Urine output - decreased
Decreased urine output means that you produce less than 500 milliliters of urine in 24 hours.
A large decrease in urine output may be a sign of a serious, or even life-threatening, condition. However, urine output can usually be restored if you get medical treatment right away.
- Blood loss
- Dehydration when you do not drink enough fluids and have vomiting, diarrhea, or fever
- Medications such as anticholinergics, diuretics, and some antibiotics
- Severe infection or any other medical condition that leads to shock
- Total urinary tract blockage, such as from an enlarged prostate
Drink as much fluid as your health care provider recommends. Your health care provider may also ask you to measure the amount of urine you produce.
When to Contact a Medical Professional
Contact your health care provider if you:
- Notice that you are producing less urine than usual
- Are vomiting, have diarrhea, or have a high fever and cannot get enough fluids by mouth
- Produce less urine and have dizziness, lightheadedness, or a fast pulse
What to Expect at Your Office Visit
The health care provider will perform a physical exam and ask questions about your medical history and symptoms, including:
- Time pattern
- When did this begin?
- Did it occur suddenly?
- Has it quickly become worse?
- How much do you drink each day?
- How much urine do you produce each day?
- Does drinking more increase the amount of urine you produce?
- What color is the urine?
- Factors that make it worse
- Have you had a fever?
- Have you had diarrhea?
- Have you been vomiting? With or without nausea?
- Are you less thirsty?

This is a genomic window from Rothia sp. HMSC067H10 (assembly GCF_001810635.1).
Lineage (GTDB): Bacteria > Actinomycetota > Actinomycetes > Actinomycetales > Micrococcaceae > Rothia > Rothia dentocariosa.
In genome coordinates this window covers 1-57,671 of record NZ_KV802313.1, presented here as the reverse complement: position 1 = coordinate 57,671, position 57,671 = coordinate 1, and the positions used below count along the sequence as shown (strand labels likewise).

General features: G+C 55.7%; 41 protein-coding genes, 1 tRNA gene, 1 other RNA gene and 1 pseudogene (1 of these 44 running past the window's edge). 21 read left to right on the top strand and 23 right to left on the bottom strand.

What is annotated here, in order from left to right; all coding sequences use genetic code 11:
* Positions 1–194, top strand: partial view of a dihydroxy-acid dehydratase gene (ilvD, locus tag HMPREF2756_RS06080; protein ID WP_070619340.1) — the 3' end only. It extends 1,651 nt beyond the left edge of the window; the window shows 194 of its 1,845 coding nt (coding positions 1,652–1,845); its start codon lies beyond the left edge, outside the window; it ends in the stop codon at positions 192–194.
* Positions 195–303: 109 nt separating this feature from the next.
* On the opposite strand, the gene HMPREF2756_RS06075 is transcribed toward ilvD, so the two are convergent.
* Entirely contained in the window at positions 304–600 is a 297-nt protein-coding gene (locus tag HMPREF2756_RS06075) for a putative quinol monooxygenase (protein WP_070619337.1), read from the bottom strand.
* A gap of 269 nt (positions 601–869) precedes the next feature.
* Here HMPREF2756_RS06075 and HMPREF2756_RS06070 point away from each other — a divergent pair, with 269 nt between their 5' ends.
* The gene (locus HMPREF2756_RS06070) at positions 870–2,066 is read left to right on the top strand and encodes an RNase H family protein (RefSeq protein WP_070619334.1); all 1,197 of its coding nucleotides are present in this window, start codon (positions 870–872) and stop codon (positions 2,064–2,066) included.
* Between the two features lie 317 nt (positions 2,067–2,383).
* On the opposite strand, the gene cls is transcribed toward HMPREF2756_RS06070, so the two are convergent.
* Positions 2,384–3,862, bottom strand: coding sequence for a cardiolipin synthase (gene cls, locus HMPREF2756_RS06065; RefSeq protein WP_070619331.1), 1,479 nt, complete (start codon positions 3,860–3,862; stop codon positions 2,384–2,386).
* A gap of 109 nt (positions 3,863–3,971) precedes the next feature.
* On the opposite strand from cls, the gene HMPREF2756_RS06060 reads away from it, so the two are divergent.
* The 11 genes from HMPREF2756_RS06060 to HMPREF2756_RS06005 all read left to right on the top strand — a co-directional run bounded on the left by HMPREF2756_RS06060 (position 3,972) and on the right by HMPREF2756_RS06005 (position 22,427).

- What other symptoms do you have?
- What medications do you take?
- Do you have any allergies?
- Do you drink enough fluids?
- Medical history
- Have you had any recent injuries, such as burns?
- Have you been sick?
- Do you have a history of a kidney or bladder problem?
Tests that may be done include:
- Abdominal ultrasound
- Blood tests for electrolytes, kidney function, and blood count
- CT scan of the abdomen (done without contrast dye if your kidney function is impaired)
- Renal scan
- Urine tests, including tests for infection
Gerber GS, Brendler CB. Evaluation of the urologic patient: History, physical examination, and the urinalysis. In: Wein AJ, ed. Campbell-Walsh Urology. 9th ed. Philadelphia, Pa: Saunders Elsevier; 2007:chap 3.
Molotoris BA. Acute kidney injury. In: Goldman L, Schafer AI, eds. Cecil Medicine. 24th ed. Philadelphia, Pa: Saunders Elsevier; 2011:chap 122.
David C. Dugdale, III, MD, Professor of Medicine, Division of General Medicine, Department of Medicine, University of Washington School of Medicine; Scott Miller, MD, Urologist in private practice in Atlanta, Georgia. Also reviewed by David Zieve, MD, MHA, Medical Director, A.D.A.M., Inc.
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